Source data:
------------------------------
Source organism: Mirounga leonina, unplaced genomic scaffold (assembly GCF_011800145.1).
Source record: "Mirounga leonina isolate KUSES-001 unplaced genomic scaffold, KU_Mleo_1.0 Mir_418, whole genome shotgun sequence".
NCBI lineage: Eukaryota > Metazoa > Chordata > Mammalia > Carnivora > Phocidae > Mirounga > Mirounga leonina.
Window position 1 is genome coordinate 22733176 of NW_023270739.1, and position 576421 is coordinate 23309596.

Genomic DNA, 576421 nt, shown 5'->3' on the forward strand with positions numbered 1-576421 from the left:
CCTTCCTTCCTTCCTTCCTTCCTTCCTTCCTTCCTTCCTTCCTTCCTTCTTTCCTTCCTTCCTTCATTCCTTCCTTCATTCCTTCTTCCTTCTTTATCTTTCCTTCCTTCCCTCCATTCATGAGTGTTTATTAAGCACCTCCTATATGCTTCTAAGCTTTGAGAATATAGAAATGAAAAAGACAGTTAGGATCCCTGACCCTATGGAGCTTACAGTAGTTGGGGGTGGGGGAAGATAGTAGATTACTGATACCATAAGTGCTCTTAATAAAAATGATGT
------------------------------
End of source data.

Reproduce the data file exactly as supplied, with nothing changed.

Source organism: Mirounga leonina, unplaced genomic scaffold (assembly GCF_011800145.1).
Source record: "Mirounga leonina isolate KUSES-001 unplaced genomic scaffold, KU_Mleo_1.0 Mir_418, whole genome shotgun sequence".
NCBI lineage: Eukaryota > Metazoa > Chordata > Mammalia > Carnivora > Phocidae > Mirounga > Mirounga leonina.
Window position 1 is genome coordinate 22733176 of NW_023270739.1, and position 576421 is coordinate 23309596.

Genomic DNA, 576421 nt, shown 5'->3' on the forward strand with positions numbered 1-576421 from the left:
CCTTCCTTCCTTCCTTCCTTCCTTCCTTCCTTCCTTCCTTCCTTCCTTCTTTCCTTCCTTCCTTCATTCCTTCCTTCATTCCTTCTTCCTTCTTTATCTTTCCTTCCTTCCCTCCATTCATGAGTGTTTATTAAGCACCTCCTATATGCTTCTAAGCTTTGAGAATATAGAAATGAAAAAGACAGTTAGGATCCCTGACCCTATGGAGCTTACAGTAGTTGGGGGTGGGGGAAGATAGTAGATTACTGATACCATAAGTGCTCTTAATAAAAATGATGT